It’s hardly cutting edge journalism to reveal that there’s nothing as “ex-” as an ex-MP. The reality of life after parliament is very far from the common assumption by the public that former politicians easily glide into high-paying sinecures.
The reverse is more often the case, with “former MP” on your CV being more of a hindrance than a help. After my own defeat in 2015, it took me many months of effort and sleepless nights to get to the stage where I could be confident that I was earning enough to provide for my family and keep a roof over their heads.
Scotland being smaller than the UK, our ex-MSPs don’t always have a great time of it either. The writ of the governing SNP runs throughout civic and even industrial Scotland, and non-nationalist ex-politicians inevitably find the marketplace for their skills less receptive than it is for those who maintain a close personal relationship with serving ministers.
Normally, former Green MSPs (of which there are more than you might think) could expect to prosper in this new political environment, their party having kissed the hem of the first minister’s gown in return for two prized places around the ministerial table. Alas, if, like Andy Wightman, you performed an act of apostacy while still serving at Holyrood, and resigned the party whip on a point of principle, then you are, pretty quickly, deemed an un-person.
Wightman’s grievance with his former sandal-wearing colleagues stemmed from his unfashionable predilection for accepting the facts of biological science: the Green Party in Scotland, as elsewhere in the UK, is primarily focused on trans rights rather than the environment. It was not enough for Wightman to believe that trans people should not be victimised and to campaign for their rights; he was unhappy with the “censorious” attitude of his party on the issue and believed that the open, public debate that was required on trans rights was incompatible with his party’s views.
So Wightman parted company with the Greens, stepping down as an MSP in May last year. He has since had little success in gaining alternative employment and recently tweeted that he had obtained only four full days of work in the last seven months.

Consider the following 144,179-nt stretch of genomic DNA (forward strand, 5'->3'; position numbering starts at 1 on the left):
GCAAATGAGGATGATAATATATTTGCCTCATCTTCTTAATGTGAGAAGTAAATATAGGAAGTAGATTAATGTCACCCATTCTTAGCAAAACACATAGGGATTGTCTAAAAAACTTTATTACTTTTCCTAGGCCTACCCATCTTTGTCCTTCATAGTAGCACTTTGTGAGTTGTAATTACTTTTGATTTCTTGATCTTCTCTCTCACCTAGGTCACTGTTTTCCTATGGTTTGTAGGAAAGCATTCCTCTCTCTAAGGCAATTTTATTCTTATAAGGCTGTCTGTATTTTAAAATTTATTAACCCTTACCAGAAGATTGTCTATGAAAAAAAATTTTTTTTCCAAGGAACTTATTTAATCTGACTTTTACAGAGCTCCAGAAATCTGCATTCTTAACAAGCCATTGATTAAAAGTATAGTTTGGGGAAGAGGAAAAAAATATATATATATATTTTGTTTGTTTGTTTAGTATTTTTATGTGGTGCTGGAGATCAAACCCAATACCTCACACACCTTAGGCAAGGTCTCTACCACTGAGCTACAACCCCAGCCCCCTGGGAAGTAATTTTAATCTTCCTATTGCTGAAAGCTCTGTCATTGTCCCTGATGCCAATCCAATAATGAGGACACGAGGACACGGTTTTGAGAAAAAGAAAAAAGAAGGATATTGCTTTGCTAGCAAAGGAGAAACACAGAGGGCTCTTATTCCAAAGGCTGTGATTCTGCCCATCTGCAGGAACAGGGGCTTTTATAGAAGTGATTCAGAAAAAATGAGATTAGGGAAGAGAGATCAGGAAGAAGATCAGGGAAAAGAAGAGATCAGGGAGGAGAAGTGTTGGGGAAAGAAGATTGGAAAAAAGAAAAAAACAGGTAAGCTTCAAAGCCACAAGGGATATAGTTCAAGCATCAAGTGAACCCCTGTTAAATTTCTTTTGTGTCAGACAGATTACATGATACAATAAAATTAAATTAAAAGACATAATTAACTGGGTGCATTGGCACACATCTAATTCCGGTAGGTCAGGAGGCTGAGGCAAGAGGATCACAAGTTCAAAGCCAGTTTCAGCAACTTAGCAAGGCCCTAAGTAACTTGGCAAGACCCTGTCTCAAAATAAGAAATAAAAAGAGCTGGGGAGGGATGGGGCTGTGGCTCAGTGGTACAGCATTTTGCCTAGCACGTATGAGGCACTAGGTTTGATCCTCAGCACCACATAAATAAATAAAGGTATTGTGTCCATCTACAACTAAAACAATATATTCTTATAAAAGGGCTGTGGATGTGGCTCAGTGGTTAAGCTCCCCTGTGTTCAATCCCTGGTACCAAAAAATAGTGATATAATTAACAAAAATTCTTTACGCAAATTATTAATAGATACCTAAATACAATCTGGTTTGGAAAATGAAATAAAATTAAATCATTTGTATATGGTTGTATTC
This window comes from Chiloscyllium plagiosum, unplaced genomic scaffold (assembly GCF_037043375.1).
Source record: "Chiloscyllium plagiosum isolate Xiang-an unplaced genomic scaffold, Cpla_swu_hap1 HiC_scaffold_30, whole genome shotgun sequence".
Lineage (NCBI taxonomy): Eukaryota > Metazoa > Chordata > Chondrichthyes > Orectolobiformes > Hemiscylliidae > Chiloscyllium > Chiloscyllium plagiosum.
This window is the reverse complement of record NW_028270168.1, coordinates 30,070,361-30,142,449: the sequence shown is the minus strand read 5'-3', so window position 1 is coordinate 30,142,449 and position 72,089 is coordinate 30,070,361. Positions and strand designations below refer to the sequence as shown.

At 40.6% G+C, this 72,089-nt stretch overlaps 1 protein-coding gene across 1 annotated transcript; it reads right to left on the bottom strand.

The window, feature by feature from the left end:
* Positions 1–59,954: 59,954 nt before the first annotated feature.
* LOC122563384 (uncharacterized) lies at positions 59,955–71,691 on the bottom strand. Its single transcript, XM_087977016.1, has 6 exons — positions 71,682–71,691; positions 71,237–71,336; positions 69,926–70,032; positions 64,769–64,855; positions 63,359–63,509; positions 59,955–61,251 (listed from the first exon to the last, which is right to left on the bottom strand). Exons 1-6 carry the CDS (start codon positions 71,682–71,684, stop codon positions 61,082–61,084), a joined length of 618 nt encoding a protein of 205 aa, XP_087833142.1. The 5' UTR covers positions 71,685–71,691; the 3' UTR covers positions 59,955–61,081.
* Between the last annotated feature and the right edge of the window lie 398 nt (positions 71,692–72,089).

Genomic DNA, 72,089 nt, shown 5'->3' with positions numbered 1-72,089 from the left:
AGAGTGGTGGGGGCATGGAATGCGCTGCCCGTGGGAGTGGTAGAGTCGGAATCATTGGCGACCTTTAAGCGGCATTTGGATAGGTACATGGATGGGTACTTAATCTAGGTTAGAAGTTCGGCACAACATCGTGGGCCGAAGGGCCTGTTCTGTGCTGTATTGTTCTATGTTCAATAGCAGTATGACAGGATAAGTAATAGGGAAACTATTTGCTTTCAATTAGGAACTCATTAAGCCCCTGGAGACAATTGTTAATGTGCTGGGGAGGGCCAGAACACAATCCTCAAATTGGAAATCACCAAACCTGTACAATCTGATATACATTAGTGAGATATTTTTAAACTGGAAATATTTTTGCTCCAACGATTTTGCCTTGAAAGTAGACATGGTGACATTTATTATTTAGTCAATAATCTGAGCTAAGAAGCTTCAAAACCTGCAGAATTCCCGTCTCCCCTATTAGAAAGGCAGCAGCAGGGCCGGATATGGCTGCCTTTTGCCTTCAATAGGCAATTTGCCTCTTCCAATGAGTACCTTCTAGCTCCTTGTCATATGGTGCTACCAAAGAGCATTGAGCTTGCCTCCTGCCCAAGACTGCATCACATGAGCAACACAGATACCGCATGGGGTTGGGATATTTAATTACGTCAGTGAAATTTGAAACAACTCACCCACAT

One might have expected his former colleagues in the Scottish Greens to offer at least some sympathy to someone who was among the hardest working and most respected MSPs of their former parliamentary team. Alas, the “be kind” injunction frequently used by trans ideologues was revealed to be no more than that: mere words. Paul Rodger, the Scottish Young Greens policy officer, said on Twitter: “Cw Andy Wightman. Never been prouder of the human race than learning that no one will pay him, almost gives you hope.”
The delight at another’s difficult circumstances was shared by Rodger’s party colleague, Ewan Smith, elections and campaigns officer, who said: “CW: Andy Wightman. Lol, Imao.”
Both men are young and both have now deleted their appalling comments. But in Twitter veritas, as it were. Deleting tweets after the fact is less a sign of remorse than an indication of having been caught saying what you think. And what many people in the Scottish Greens think is that anyone who disagrees with them on trans issues, even if all they want is for these difficult issues to be discussed publicly (in other words, the overwhelmingly vast majority of the population), then you deserve to exist in penury, with no job, no income, and all the appalling consequences which flow from that.
A desire to see your political opponents (as Wightman has become) not only outside parliament but also below the poverty line is not confined to the Greens. At the 2015 general election count for my own constituency, as I walked around the conference centre where the count was taking place putting on a brave face for the TV cameras and my own activists, I overheard some young SNP activists gleefully speculate about how it would not just be former Labour MPs who would now be unemployed, but their staff as well. Oh joy! What fun! Their laughter still rings in my ears and I hoped at the time that my own, now unemployed staff, had not overheard.
This kind of politics is cruel and unnecessary. Engraved on a wall in the Scottish Parliament building is the phrase coined by Canadian poet Dennis Lee: “Work as if you live in the early days of a better nation”. Is this the better nation our rulers wanted? Where men and women are mocked for being unemployed? Where party affiliation is considered so much more important than an individual’s principles and convictions?
Scotland perhaps can be a better nation than it once was, although on present evidence it has gone backwards in the devolution era. With the SNP and the Greens in charge, it is unlikely to make much progress in the right direction.